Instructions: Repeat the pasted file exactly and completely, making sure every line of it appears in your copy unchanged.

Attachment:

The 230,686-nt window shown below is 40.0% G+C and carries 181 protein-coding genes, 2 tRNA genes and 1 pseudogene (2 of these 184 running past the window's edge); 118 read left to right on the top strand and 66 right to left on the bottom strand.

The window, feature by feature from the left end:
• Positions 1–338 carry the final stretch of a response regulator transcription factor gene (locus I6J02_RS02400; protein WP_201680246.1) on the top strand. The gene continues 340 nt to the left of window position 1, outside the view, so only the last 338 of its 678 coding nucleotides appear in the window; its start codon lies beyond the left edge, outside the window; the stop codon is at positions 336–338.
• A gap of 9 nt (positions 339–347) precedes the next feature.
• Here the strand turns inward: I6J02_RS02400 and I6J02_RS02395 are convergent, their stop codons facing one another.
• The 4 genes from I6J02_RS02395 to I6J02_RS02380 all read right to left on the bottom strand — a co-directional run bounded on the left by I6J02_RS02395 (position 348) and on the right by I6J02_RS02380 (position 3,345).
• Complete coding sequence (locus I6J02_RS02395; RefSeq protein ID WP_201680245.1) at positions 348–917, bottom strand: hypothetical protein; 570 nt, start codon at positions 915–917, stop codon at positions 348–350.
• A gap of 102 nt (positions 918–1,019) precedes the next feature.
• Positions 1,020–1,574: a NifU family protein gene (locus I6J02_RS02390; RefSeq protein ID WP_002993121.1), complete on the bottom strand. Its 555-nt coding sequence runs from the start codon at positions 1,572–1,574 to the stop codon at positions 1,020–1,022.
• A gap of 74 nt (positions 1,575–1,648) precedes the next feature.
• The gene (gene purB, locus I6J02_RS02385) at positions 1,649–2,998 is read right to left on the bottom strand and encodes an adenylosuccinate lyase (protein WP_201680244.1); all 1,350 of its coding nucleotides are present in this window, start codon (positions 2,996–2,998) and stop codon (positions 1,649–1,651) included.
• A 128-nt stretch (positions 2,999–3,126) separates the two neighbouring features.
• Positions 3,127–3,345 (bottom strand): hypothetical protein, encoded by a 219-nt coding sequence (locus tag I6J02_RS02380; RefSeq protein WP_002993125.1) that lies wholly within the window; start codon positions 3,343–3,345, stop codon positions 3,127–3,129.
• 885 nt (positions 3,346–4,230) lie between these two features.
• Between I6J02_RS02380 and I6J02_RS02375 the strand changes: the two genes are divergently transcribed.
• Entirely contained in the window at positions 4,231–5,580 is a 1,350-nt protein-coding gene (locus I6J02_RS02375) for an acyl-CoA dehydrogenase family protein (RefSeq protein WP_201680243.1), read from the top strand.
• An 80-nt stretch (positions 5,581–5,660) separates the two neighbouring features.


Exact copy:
The 230,686-nt window shown below is 40.0% G+C and carries 181 protein-coding genes, 2 tRNA genes and 1 pseudogene (2 of these 184 running past the window's edge); 118 read left to right on the top strand and 66 right to left on the bottom strand.

The window, feature by feature from the left end:
• Positions 1–338 carry the final stretch of a response regulator transcription factor gene (locus I6J02_RS02400; protein WP_201680246.1) on the top strand. The gene continues 340 nt to the left of window position 1, outside the view, so only the last 338 of its 678 coding nucleotides appear in the window; its start codon lies beyond the left edge, outside the window; the stop codon is at positions 336–338.
• A gap of 9 nt (positions 339–347) precedes the next feature.
• Here the strand turns inward: I6J02_RS02400 and I6J02_RS02395 are convergent, their stop codons facing one another.
• The 4 genes from I6J02_RS02395 to I6J02_RS02380 all read right to left on the bottom strand — a co-directional run bounded on the left by I6J02_RS02395 (position 348) and on the right by I6J02_RS02380 (position 3,345).
• Complete coding sequence (locus I6J02_RS02395; RefSeq protein ID WP_201680245.1) at positions 348–917, bottom strand: hypothetical protein; 570 nt, start codon at positions 915–917, stop codon at positions 348–350.
• A gap of 102 nt (positions 918–1,019) precedes the next feature.
• Positions 1,020–1,574: a NifU family protein gene (locus I6J02_RS02390; RefSeq protein ID WP_002993121.1), complete on the bottom strand. Its 555-nt coding sequence runs from the start codon at positions 1,572–1,574 to the stop codon at positions 1,020–1,022.
• A gap of 74 nt (positions 1,575–1,648) precedes the next feature.
• The gene (gene purB, locus I6J02_RS02385) at positions 1,649–2,998 is read right to left on the bottom strand and encodes an adenylosuccinate lyase (protein WP_201680244.1); all 1,350 of its coding nucleotides are present in this window, start codon (positions 2,996–2,998) and stop codon (positions 1,649–1,651) included.
• A 128-nt stretch (positions 2,999–3,126) separates the two neighbouring features.
• Positions 3,127–3,345 (bottom strand): hypothetical protein, encoded by a 219-nt coding sequence (locus tag I6J02_RS02380; RefSeq protein WP_002993125.1) that lies wholly within the window; start codon positions 3,343–3,345, stop codon positions 3,127–3,129.
• 885 nt (positions 3,346–4,230) lie between these two features.
• Between I6J02_RS02380 and I6J02_RS02375 the strand changes: the two genes are divergently transcribed.
• Entirely contained in the window at positions 4,231–5,580 is a 1,350-nt protein-coding gene (locus I6J02_RS02375) for an acyl-CoA dehydrogenase family protein (RefSeq protein WP_201680243.1), read from the top strand.
• An 80-nt stretch (positions 5,581–5,660) separates the two neighbouring features.